Building heating simulation design for control analysis

Gladwin, D. and Rogers, D. and Bingham, Chris and Stewart, Paul and Wilson, M. and Mitchell, S. and Nortcliffe, R. (2010) Building heating simulation design for control analysis. In: IASTED International Conference on Modelling and Simulation, 6-8 September 2010, Gaborone, Botswana.

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Abstract

This paper introduces a model that has been developed from first principles to support the analysis of components associated with wet heating control systems commonly found in the UK. Significant progress has been made to reduce the energy consumption of typical heating systems over past decades by replacing components within the heating system with more energy efficient hardware such as condensing boilers. However, to make further reductions in energy usage, heating systems require advanced control needing novel devices incorporating sensors and actuators. The model presented in this paper differentiates from many commercial software packages in that the model allows comparable studies of alternative heating systems that can be used for the analysis of novel devices and control methods to establish their effects on energy usage and thermal comfort. This paper applies the model to simulate and analyse the use of electronic Temperature Regulated Valves (TRVs) that can be retrofitted to radiators for more efficiently controlling the thermal environment in a typical UK dwelling. The paper shows the potential for energy savings from the retrofit of electronic TRV hardware whilst maintaining a comfort level that is acceptable to the user.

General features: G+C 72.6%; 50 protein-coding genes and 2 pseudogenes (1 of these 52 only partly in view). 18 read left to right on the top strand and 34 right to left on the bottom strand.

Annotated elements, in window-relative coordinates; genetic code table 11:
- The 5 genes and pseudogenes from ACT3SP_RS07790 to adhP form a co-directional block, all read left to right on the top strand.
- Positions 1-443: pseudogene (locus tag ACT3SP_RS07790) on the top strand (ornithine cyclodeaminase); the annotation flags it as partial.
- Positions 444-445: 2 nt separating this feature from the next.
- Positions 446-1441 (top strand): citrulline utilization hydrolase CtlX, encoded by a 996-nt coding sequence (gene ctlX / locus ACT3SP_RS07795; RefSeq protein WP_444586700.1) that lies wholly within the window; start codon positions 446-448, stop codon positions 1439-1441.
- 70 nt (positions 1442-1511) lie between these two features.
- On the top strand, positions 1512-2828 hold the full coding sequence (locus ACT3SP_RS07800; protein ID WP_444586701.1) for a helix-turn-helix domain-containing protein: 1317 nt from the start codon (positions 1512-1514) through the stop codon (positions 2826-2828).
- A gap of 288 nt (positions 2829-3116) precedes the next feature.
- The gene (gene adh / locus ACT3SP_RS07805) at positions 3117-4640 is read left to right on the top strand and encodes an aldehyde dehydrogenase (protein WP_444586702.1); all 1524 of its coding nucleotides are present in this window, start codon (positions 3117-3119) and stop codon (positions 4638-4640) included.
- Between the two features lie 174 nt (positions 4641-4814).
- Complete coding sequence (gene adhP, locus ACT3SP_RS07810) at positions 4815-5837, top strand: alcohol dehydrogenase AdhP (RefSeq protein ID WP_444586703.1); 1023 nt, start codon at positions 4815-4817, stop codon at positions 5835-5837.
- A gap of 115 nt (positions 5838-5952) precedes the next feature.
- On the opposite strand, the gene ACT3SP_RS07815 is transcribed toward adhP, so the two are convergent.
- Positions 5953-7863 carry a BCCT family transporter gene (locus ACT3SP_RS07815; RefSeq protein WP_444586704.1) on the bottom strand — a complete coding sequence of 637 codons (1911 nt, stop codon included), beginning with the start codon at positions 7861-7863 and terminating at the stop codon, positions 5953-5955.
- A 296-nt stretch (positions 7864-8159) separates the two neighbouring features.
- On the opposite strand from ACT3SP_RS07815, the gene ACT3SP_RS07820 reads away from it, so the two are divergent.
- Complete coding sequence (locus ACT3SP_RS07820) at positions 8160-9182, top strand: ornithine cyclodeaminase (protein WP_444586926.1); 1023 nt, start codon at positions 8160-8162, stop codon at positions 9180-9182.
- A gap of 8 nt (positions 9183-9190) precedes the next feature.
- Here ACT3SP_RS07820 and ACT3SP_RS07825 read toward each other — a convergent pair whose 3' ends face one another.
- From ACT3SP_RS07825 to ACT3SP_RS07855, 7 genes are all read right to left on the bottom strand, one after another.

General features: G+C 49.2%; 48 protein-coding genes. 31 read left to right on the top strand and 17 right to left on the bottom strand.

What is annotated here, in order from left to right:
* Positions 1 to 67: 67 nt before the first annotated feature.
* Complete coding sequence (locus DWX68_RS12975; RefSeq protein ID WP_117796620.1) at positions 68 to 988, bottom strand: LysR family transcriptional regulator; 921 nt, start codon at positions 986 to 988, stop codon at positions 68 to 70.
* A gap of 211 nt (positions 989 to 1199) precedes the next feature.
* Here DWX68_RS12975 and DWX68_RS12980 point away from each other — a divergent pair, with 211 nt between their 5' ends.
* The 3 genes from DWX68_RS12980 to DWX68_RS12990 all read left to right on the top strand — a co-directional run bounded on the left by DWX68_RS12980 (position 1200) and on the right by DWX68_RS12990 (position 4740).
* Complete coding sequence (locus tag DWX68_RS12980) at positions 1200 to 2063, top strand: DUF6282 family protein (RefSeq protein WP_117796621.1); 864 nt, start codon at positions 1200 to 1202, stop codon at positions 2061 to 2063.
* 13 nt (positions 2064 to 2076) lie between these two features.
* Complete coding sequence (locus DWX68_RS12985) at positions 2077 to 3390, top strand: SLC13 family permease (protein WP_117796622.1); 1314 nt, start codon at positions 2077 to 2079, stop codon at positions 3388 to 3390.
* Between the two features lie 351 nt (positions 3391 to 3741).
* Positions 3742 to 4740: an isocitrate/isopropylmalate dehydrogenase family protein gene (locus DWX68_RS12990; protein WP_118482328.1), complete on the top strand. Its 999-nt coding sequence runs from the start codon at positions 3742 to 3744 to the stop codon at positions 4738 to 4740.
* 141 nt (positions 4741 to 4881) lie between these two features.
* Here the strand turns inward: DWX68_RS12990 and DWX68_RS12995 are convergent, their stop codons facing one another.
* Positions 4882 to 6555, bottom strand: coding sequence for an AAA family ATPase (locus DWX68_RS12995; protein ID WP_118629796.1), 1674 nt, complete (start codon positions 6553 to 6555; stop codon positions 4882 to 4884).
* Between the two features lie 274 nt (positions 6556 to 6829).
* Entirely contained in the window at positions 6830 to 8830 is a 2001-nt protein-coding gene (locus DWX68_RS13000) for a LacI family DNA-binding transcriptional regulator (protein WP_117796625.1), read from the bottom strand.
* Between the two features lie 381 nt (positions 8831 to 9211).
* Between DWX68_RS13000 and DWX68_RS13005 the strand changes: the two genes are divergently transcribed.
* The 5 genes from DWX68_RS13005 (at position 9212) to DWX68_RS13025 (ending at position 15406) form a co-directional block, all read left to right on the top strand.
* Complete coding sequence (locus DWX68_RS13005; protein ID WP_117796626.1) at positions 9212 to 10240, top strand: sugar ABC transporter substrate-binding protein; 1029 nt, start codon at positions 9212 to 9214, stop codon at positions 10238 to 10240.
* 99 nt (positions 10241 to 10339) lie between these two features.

Item Type:Conference or Workshop Item (Presentation)
Additional Information:This paper introduces a model that has been developed from first principles to support the analysis of components associated with wet heating control systems commonly found in the UK. Significant progress has been made to reduce the energy consumption of typical heating systems over past decades by replacing components within the heating system with more energy efficient hardware such as condensing boilers. However, to make further reductions in energy usage, heating systems require advanced control needing novel devices incorporating sensors and actuators. The model presented in this paper differentiates from many commercial software packages in that the model allows comparable studies of alternative heating systems that can be used for the analysis of novel devices and control methods to establish their effects on energy usage and thermal comfort. This paper applies the model to simulate and analyse the use of electronic Temperature Regulated Valves (TRVs) that can be retrofitted to radiators for more efficiently controlling the thermal environment in a typical UK dwelling. The paper shows the potential for energy savings from the retrofit of electronic TRV hardware whilst maintaining a comfort level that is acceptable to the user.
Keywords:Intelligent buildings, built environment energy control
Subjects:H Engineering > H660 Control Systems
Divisions:College of Science > School of Engineering
ID Code:2879
Deposited By:INVALID USER
Deposited On:13 Jul 2010 15:25
Last Modified:28 Aug 2014 09:24

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